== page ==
"One of his great passions in life was running," Carlson recalls. "Running, volcanology and, probably for a long time, me."
When the creators of the movie, "Mount St. Helens: Killer Volcano," developed a love interest for their Dave Johnston character, they created a chain-smoking, blond-haired, single mother floozy who worked as a waitress in a Cougar-equivalent tavern.
The flick was a hideous joke and, despite the presence of Art Carney playing a sage-like Harry Truman, never made it out of the Pacific Northwest for theatrical release. It gathers dust on some video store shelves in this area. Good luck trying to find it in Chicago. The portrayal of Johnston's love life was only one of the movie's many distortions or out-and-out inaccuracies.
Carlson has enough stories about Johnston to make you wonder what a movie based on truth would have been like. She was in the front row when Johnston passed out while giving a talk at a science conference in San Francisco. "Dave was going along just fine. About five minutes into the talk he just gellified and he basically, he just passed out and crashed to the floor." The master of ceremonies leaped from his chair, looked at the unconscious Johnston and yelled to a room full of Ph.D.s: "Is there a doctor in the house?!"
The m.c. did a double take, then shouted, "Is there a physician in the house?!" Then, "Like a Jack in the Box, (Johnston) leaped to his feet, changed the slide and went right on as if nothing had happened," Carlson recalls, laughing. "At this point he had everybody's attention. You could see him again going gellified. But (the m.c.) was waiting for him. (Johnston) finished the talk sitting down. He walked to where we were sitting and passed out in the front row."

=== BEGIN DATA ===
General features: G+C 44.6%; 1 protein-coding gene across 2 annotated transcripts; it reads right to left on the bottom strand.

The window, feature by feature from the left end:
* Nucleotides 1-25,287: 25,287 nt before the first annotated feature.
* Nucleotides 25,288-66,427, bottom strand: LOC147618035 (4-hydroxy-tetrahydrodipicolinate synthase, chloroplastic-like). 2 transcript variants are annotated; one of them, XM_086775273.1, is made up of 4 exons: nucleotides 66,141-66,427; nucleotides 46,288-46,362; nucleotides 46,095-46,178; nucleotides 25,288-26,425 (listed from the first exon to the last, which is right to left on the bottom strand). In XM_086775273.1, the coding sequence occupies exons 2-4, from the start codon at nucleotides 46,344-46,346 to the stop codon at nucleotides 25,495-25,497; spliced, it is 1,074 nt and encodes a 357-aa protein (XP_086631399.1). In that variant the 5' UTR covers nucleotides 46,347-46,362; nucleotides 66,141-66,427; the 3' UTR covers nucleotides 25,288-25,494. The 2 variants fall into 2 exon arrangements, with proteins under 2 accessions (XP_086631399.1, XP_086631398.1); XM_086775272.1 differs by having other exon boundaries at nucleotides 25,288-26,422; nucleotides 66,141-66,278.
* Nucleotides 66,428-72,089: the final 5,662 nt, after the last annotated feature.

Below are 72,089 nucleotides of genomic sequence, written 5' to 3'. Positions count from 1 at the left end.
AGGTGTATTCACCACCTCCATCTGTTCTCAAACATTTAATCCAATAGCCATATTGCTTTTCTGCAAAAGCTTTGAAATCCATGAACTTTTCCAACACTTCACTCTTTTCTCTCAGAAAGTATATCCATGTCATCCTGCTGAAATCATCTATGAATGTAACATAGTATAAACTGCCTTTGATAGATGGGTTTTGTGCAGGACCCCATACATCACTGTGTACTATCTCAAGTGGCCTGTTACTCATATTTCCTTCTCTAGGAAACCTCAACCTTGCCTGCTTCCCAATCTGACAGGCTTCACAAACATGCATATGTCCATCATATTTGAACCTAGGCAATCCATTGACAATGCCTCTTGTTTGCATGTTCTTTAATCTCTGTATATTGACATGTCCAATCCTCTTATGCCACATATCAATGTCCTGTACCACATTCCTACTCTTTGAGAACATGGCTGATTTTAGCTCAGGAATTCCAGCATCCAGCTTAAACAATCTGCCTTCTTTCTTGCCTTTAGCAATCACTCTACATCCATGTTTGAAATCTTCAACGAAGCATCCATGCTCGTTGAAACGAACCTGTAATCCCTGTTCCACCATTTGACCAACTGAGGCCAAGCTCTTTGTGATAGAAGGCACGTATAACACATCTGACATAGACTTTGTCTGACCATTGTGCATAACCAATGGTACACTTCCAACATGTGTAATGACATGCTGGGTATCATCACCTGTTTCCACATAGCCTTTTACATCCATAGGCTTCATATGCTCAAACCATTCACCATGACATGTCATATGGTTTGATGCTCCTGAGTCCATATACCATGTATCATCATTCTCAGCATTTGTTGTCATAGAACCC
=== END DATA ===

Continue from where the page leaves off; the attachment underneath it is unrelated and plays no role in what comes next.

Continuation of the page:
The incident became legendary in geological circles.
A year later, Johnston gave another talk, this one to the Geological Society of America. The buzz among the rock hounds was not the topic but: The Guy Who Passes Out When He Talks. The room was jammed. Johnston the showman was up to the task. "I realize many of you are here not to hear my talk, but to see if I'll fall flat on my face," he announced, as he plunked a half-empty bottle of wine on the podium. He had drunk a glass of wine on the advice of friends, believing a little alcohol might calm his nerves, and emptied the rest for dramatic effect. When Johnston delivered his oral presentation for his doctoral thesis, prankster friends propped a stretcher near the nervous speaker.
He wasn't bashful all the time. "Not when he believed in something," says Doug Lalla, an Anchorage, Alaska, seismologist who befriended Johnston at the University of Illinois and worked with him in the early days. "One time in Colorado there were some guys with guns firing in a campground. Really smart. "Dave had this ancient USGS ID. He whips this thing out and yells, `Hey! U.S. government! Stop what you're doing!' "And I think, `Great. They're going to shoot us.' But they stopped. They put their guns away. But (Johnston) stays on `em, tells `em they're lucky they're not going to be fined.'"